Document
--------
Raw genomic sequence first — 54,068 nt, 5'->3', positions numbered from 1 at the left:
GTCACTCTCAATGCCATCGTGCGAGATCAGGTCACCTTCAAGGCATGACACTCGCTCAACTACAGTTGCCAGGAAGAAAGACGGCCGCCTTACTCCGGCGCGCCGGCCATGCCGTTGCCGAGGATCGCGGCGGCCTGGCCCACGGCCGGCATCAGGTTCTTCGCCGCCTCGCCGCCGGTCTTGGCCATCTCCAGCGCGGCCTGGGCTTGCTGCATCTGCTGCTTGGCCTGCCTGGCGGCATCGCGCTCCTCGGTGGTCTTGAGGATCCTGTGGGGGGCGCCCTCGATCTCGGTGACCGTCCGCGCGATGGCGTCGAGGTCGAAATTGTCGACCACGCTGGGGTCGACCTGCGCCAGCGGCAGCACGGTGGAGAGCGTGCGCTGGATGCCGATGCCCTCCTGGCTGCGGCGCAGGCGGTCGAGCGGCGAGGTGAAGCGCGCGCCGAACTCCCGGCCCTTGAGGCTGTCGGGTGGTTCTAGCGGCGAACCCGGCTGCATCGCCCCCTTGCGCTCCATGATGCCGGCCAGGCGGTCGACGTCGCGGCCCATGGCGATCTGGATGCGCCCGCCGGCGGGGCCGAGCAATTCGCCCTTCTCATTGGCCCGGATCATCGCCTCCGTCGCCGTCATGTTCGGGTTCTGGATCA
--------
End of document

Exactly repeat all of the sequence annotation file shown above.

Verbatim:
Raw genomic sequence first — 54,068 nt, 5'->3', positions numbered from 1 at the left:
GTCACTCTCAATGCCATCGTGCGAGATCAGGTCACCTTCAAGGCATGACACTCGCTCAACTACAGTTGCCAGGAAGAAAGACGGCCGCCTTACTCCGGCGCGCCGGCCATGCCGTTGCCGAGGATCGCGGCGGCCTGGCCCACGGCCGGCATCAGGTTCTTCGCCGCCTCGCCGCCGGTCTTGGCCATCTCCAGCGCGGCCTGGGCTTGCTGCATCTGCTGCTTGGCCTGCCTGGCGGCATCGCGCTCCTCGGTGGTCTTGAGGATCCTGTGGGGGGCGCCCTCGATCTCGGTGACCGTCCGCGCGATGGCGTCGAGGTCGAAATTGTCGACCACGCTGGGGTCGACCTGCGCCAGCGGCAGCACGGTGGAGAGCGTGCGCTGGATGCCGATGCCCTCCTGGCTGCGGCGCAGGCGGTCGAGCGGCGAGGTGAAGCGCGCGCCGAACTCCCGGCCCTTGAGGCTGTCGGGTGGTTCTAGCGGCGAACCCGGCTGCATCGCCCCCTTGCGCTCCATGATGCCGGCCAGGCGGTCGACGTCGCGGCCCATGGCGATCTGGATGCGCCCGCCGGCGGGGCCGAGCAATTCGCCCTTCTCATTGGCCCGGATCATCGCCTCCGTCGCCGTCATGTTCGGGTTCTGGATCA